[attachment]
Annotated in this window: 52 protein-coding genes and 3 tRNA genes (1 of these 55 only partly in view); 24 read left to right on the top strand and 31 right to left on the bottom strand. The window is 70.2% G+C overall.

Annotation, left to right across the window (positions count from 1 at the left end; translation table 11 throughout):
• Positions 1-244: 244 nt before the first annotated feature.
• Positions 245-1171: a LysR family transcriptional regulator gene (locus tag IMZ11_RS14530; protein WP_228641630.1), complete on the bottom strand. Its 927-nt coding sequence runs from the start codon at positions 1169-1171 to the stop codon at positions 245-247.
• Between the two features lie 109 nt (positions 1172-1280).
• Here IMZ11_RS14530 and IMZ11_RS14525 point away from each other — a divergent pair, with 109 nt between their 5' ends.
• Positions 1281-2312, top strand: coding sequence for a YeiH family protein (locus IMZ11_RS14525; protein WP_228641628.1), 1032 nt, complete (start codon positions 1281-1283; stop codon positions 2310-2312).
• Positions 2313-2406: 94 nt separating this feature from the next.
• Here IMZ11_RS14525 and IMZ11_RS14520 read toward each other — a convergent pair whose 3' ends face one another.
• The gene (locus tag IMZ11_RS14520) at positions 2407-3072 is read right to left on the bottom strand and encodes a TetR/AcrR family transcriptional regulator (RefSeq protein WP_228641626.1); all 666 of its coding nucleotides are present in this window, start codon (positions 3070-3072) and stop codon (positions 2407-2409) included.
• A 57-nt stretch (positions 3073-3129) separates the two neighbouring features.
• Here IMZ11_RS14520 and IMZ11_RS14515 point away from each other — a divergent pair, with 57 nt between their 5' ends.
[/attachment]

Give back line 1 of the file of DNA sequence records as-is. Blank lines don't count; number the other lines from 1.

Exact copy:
Annotated in this window: 52 protein-coding genes and 3 tRNA genes (1 of these 55 only partly in view); 24 read left to right on the top strand and 31 right to left on the bottom strand. The window is 70.2% G+C overall.